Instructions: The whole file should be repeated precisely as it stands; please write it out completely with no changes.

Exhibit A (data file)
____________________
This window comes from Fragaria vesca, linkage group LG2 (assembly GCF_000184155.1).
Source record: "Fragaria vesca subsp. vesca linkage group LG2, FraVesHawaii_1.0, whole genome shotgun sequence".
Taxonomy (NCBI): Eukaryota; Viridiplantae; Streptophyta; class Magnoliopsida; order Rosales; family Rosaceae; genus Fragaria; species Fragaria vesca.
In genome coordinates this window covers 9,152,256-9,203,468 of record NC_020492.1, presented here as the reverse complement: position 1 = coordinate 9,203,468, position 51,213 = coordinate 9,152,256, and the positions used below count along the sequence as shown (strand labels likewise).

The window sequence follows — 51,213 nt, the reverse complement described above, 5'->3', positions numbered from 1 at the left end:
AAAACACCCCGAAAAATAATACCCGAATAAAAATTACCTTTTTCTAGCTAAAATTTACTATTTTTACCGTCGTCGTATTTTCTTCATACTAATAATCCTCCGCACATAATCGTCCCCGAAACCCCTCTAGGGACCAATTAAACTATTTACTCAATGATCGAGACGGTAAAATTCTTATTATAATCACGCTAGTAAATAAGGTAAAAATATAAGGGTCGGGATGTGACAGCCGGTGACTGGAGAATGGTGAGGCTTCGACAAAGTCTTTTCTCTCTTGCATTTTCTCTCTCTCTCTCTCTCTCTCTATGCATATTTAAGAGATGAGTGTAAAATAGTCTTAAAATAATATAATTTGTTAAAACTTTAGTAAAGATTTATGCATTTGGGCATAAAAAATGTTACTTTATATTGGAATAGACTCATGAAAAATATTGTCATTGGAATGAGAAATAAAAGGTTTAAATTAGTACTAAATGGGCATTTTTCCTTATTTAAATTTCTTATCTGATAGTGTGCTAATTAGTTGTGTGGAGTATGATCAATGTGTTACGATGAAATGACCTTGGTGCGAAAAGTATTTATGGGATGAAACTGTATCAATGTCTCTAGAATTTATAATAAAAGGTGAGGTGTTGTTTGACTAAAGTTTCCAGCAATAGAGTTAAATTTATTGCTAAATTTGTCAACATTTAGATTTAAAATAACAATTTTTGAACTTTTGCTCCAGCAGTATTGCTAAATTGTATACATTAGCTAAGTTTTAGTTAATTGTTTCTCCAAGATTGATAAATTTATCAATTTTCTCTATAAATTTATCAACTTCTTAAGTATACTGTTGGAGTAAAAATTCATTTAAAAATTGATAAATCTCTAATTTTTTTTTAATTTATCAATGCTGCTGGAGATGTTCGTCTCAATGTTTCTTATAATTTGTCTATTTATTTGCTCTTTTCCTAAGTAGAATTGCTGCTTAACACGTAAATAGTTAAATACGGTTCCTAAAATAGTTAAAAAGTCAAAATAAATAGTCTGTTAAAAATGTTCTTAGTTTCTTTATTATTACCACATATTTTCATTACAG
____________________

This window comes from Fragaria vesca, linkage group LG2 (assembly GCF_000184155.1).
Source record: "Fragaria vesca subsp. vesca linkage group LG2, FraVesHawaii_1.0, whole genome shotgun sequence".
Taxonomy (NCBI): Eukaryota; Viridiplantae; Streptophyta; class Magnoliopsida; order Rosales; family Rosaceae; genus Fragaria; species Fragaria vesca.
In genome coordinates this window covers 9,152,256-9,203,468 of record NC_020492.1, presented here as the reverse complement: position 1 = coordinate 9,203,468, position 51,213 = coordinate 9,152,256, and the positions used below count along the sequence as shown (strand labels likewise).

The window sequence follows — 51,213 nt, the reverse complement described above, 5'->3', positions numbered from 1 at the left end:
AAAACACCCCGAAAAATAATACCCGAATAAAAATTACCTTTTTCTAGCTAAAATTTACTATTTTTACCGTCGTCGTATTTTCTTCATACTAATAATCCTCCGCACATAATCGTCCCCGAAACCCCTCTAGGGACCAATTAAACTATTTACTCAATGATCGAGACGGTAAAATTCTTATTATAATCACGCTAGTAAATAAGGTAAAAATATAAGGGTCGGGATGTGACAGCCGGTGACTGGAGAATGGTGAGGCTTCGACAAAGTCTTTTCTCTCTTGCATTTTCTCTCTCTCTCTCTCTCTCTCTATGCATATTTAAGAGATGAGTGTAAAATAGTCTTAAAATAATATAATTTGTTAAAACTTTAGTAAAGATTTATGCATTTGGGCATAAAAAATGTTACTTTATATTGGAATAGACTCATGAAAAATATTGTCATTGGAATGAGAAATAAAAGGTTTAAATTAGTACTAAATGGGCATTTTTCCTTATTTAAATTTCTTATCTGATAGTGTGCTAATTAGTTGTGTGGAGTATGATCAATGTGTTACGATGAAATGACCTTGGTGCGAAAAGTATTTATGGGATGAAACTGTATCAATGTCTCTAGAATTTATAATAAAAGGTGAGGTGTTGTTTGACTAAAGTTTCCAGCAATAGAGTTAAATTTATTGCTAAATTTGTCAACATTTAGATTTAAAATAACAATTTTTGAACTTTTGCTCCAGCAGTATTGCTAAATTGTATACATTAGCTAAGTTTTAGTTAATTGTTTCTCCAAGATTGATAAATTTATCAATTTTCTCTATAAATTTATCAACTTCTTAAGTATACTGTTGGAGTAAAAATTCATTTAAAAATTGATAAATCTCTAATTTTTTTTTAATTTATCAATGCTGCTGGAGATGTTCGTCTCAATGTTTCTTATAATTTGTCTATTTATTTGCTCTTTTCCTAAGTAGAATTGCTGCTTAACACGTAAATAGTTAAATACGGTTCCTAAAATAGTTAAAAAGTCAAAATAAATAGTCTGTTAAAAATGTTCTTAGTTTCTTTATTATTACCACATATTTTCATTACAG